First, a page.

My client and I then agreed that he needed to change the way he is visualizing his list of tasks in order to make it easier for him to select one. He came up with a new visualization strategy I thought was absolutely brilliant. In order to reduce his anxiety, he decided to no longer see his tasks as being piled on top of one another, but instead as being pebbles on the bottom of a calm pond. My client can look into the pond from above and select whichever task he might like and have no concern his selection will create a chaotic event. We discussed how sometimes he might choose a large pebble, while other times he might select a smaller one. If he selects a pebble, it is perfectly acceptable to work on it for a while and put it back and move on, if needed. We even discussed using the natural elements around the pond (i.e., perhaps birds are singing and the sun is shining) to help to relax him and reduce his anxiety.

My client is unlikely to report immediate and permanent reduction in his symptoms based on one visualization activity, but, if he continues to work on this activity, he will likely feel better gradually over time. This goes to show how, sometimes, it isn’t the problem itself we need to change, but simply the way we look at it and the meaning we take from it.

If you can teach them to drive, you can teach them internet safety!

                                   

The internet can be a scary place. If you are a parent, the internet can be a very scary place. The internet is terrifying both for the information that can come in and what can go out. Examples of how scary information that might come in are: perpetrators trying to contact your kids, “inappropriate” information they can access (violence and pornography to name a couple of topics), and bullying they may receive from others both known and unknown. Examples of what might go out from your child is: private and personal information your child may knowingly or unknowingly share with others, bullying your child may commit against another person, and photos your child may post of themselves or others.

This potential flow of information back and forth is enough to cause a parent to want to ban the internet all together. I am going to advise against a complete internet embargo. What I do recommend is supervision. Be involved with your children while they are interacting on the internet. You have an opportunity to teach them to appropriately use the internet. Let me give an analogy. As their teen approaches the age when they can begin to learn to drive, many parents become terrified. Should parents ban their teens from learning to drive to protect them from any potential future car accident? Heck, no. Use your time while they are under your influence and you can supervise them to teach them how to drive safely. Make sure they take the required training courses, spend time with them in the car observing their developing skills, remind them about important safety skills (i.e., no texting or phone calls), and encourage them to practice with appropriate supervision.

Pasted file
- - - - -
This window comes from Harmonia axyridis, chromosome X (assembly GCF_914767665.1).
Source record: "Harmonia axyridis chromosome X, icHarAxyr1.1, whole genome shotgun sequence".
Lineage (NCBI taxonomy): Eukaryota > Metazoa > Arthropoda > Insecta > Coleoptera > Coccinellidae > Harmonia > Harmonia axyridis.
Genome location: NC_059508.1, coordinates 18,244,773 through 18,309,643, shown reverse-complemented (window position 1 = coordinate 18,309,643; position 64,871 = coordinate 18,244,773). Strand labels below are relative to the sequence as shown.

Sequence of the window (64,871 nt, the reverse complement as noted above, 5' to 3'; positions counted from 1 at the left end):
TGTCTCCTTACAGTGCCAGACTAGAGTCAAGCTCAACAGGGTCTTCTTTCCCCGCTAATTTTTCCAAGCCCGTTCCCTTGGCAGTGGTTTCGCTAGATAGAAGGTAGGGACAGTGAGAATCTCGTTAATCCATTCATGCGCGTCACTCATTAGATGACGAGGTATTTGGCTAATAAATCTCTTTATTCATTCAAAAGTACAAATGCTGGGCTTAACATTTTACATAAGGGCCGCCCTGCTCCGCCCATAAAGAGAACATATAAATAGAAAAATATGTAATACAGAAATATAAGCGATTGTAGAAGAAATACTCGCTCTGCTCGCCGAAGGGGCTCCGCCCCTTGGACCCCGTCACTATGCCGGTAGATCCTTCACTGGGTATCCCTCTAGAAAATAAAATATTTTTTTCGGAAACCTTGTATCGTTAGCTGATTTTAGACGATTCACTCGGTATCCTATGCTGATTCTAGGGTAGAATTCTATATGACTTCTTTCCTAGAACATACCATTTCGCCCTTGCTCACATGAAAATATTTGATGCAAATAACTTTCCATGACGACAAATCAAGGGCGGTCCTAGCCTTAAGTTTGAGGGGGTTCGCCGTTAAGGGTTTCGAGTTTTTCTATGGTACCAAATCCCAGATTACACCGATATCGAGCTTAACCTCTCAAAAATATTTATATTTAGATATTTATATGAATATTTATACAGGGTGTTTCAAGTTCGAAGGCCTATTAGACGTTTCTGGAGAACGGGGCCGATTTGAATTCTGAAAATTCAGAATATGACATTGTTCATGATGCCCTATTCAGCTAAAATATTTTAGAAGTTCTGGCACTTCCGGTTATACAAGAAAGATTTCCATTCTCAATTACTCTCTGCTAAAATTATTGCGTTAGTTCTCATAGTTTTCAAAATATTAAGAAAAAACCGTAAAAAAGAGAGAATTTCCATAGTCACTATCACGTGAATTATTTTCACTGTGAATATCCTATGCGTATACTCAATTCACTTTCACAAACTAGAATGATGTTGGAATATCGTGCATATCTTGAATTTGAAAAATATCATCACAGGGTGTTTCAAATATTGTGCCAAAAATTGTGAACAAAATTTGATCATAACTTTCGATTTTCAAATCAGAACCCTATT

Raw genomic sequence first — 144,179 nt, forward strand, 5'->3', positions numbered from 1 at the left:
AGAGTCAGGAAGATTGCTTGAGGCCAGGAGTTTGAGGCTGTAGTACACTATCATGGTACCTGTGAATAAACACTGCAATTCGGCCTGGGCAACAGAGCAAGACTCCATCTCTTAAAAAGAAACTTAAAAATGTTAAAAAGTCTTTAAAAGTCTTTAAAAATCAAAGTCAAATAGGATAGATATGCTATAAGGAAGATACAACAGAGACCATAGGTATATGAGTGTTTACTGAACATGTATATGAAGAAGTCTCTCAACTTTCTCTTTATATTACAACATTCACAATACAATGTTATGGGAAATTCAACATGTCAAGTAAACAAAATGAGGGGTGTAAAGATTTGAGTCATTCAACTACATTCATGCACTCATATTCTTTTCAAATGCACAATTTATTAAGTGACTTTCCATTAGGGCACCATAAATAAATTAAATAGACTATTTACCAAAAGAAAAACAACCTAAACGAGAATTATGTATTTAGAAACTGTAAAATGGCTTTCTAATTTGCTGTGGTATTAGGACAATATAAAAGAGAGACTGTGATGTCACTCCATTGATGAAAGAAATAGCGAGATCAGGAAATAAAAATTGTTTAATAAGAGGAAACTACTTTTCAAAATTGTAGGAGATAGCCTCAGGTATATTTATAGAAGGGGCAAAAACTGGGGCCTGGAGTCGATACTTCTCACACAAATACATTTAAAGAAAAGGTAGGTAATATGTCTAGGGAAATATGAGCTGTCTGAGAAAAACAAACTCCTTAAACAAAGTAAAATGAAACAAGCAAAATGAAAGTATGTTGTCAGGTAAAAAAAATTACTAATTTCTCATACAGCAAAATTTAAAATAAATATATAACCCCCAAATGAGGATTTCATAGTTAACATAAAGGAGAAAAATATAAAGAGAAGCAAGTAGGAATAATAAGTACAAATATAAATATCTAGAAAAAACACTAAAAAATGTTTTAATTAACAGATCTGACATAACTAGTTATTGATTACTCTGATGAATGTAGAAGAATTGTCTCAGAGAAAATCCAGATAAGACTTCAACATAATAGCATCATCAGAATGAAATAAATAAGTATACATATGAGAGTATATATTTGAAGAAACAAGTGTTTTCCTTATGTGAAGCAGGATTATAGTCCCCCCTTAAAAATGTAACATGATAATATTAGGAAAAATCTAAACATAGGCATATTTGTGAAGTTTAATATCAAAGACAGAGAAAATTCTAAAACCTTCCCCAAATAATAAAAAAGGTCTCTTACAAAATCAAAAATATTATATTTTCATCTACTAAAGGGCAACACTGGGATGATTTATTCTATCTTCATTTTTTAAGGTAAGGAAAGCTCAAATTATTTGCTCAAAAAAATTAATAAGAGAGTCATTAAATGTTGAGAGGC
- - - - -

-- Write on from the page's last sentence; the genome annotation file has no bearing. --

How does this translate to internet safety? Have them use the internet with appropriate supervision, observe their internet use and discuss important internet safety rules. Internet rules you can give to your children include:

  • Personal Information. Don’t give out personal information without your parents’ permission. This means you should not share your last name, home address, school name, or telephone number. Remember, just because someone asks for information about you does not mean you have to tell them anything about yourself!
  • Screen Name. When creating your screen name, do not include personal information like your last name or date of birth.
  • Passwords. Don’t share your password with anyone but your parents. When you use a public computer make sure you logout of the accounts you’ve accessed before leaving the terminal.
  • Photos. Don’t post photos or videos online without getting your parents’ permission.
  • Online Friends. Don’t agree to meet an online friend unless you have your parents’ permission. Unfortunately, sometimes people pretend to be people they aren’t. Remember that not everything you read online is true.